Designing for Change

Perspectives: Getting Outside of the Box

Hooper, Don W. (2001, October). Virtual learning, in the box or out? The School Administrator. Retrieved June 28, 2007, from

Here's to the Crazy Ones

Evelyn Glennie: How to Listen to Music with Your Whole Body - Interesting video with major implications for listening as a form of leadership, listening as a path to achieving innovation, suggestions for changing the focus of our teaching, how we embed our message in our "music," and the ways that our preconceptions prevent us from creating change - chericem1 chericem1

Practices: Getting Innovations Into The Box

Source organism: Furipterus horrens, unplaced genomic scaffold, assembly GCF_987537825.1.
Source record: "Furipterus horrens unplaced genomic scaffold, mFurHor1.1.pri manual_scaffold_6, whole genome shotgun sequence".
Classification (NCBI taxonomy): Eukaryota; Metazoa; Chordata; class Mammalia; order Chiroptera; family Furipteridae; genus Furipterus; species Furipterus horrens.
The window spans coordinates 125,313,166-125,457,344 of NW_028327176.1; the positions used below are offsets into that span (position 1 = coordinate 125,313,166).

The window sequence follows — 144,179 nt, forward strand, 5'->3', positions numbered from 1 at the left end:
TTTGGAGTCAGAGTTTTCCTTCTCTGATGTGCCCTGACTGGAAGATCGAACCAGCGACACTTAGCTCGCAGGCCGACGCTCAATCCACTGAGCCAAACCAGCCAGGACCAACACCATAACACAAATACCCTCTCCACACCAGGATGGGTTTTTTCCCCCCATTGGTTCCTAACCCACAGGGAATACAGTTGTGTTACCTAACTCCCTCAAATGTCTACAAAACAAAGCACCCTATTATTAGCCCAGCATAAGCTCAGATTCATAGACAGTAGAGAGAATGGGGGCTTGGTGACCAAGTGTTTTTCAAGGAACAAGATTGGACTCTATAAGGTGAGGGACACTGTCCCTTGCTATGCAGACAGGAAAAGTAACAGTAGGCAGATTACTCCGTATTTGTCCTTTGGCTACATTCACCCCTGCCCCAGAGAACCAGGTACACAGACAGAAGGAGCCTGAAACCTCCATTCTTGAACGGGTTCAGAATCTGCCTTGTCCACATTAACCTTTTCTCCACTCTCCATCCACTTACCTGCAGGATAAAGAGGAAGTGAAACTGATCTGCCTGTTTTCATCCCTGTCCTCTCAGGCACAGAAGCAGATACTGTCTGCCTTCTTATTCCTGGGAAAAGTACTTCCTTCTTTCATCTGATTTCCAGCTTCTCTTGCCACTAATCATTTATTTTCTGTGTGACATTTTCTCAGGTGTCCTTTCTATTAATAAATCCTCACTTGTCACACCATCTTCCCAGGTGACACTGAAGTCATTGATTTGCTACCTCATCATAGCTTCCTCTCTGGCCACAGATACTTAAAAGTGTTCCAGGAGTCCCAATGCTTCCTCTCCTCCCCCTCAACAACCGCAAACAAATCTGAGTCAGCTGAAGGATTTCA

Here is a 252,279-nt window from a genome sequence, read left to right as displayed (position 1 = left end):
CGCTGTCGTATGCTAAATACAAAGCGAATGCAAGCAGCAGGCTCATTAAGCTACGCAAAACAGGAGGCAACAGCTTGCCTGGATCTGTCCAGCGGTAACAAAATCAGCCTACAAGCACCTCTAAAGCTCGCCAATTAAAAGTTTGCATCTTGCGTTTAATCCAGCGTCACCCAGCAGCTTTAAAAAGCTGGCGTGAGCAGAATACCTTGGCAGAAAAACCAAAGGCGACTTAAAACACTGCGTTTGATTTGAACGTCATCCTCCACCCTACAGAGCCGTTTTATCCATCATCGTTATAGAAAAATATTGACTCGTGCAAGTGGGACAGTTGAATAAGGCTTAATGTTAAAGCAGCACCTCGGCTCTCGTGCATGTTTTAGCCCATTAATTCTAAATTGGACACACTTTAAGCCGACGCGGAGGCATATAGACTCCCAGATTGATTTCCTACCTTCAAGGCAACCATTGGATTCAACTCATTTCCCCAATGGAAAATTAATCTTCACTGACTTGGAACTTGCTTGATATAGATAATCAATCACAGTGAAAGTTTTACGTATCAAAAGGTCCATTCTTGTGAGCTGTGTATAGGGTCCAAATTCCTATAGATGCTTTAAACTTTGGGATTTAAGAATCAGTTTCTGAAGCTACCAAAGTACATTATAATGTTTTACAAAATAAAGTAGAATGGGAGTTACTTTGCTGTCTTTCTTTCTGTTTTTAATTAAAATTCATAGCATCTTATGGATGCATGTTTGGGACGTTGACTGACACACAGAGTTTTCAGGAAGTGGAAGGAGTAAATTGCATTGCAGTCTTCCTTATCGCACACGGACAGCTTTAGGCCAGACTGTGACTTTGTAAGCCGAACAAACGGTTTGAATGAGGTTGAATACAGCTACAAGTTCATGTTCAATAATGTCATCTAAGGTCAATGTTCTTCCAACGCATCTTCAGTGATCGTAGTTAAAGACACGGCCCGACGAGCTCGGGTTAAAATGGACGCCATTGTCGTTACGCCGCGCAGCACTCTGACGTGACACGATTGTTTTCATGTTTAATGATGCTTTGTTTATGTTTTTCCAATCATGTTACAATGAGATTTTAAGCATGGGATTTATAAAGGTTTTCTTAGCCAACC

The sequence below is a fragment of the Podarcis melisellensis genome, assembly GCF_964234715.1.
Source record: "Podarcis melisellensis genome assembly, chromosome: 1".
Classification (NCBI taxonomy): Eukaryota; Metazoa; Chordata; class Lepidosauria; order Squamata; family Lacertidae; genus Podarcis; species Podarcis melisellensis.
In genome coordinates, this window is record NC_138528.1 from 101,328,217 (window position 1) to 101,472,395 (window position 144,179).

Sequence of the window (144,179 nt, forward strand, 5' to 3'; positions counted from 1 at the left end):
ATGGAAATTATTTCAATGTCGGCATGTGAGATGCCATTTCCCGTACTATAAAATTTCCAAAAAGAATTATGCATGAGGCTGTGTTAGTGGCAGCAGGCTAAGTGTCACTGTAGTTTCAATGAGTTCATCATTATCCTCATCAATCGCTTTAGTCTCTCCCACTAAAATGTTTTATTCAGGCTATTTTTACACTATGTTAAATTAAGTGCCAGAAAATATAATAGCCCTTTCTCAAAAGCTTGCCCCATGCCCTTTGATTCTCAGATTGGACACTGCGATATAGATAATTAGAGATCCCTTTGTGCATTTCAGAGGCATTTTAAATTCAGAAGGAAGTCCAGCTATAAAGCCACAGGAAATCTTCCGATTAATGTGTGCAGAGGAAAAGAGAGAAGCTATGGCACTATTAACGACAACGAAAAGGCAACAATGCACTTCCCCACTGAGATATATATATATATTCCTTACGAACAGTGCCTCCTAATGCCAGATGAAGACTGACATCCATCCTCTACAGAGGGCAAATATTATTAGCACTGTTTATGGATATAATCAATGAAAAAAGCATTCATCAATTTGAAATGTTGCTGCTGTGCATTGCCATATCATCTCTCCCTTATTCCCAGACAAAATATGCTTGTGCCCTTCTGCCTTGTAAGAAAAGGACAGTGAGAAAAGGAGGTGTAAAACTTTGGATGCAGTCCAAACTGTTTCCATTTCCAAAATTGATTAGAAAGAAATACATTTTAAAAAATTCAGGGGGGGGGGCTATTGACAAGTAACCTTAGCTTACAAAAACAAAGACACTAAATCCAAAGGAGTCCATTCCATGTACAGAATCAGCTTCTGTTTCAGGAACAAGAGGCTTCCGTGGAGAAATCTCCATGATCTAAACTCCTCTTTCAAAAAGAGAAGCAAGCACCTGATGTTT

Stages of Innovation - In order to advocate effectively, it is important to understand that your audience is likely to be comprised of a number of different groups with distinct characteristics, each of which needs an approach tailored to their specific needs and concerns.

Landscape of the Technology Adoption Cycle (Bell Curve of Adopters) - What are some of the ways that advocacy can be used to bridge the chasm between early adopters and the early majority?

Phases of Adoption - By considering how the perspective of each person you encounter corresponds to the yellow chart in this article, you can better identify where they are on the adoption continuum regarding the initiative you are proposing and what kind of support they need in order to move to the next phase.

Elevator Advocacy in 30 Seconds or Less:

Products: Resistance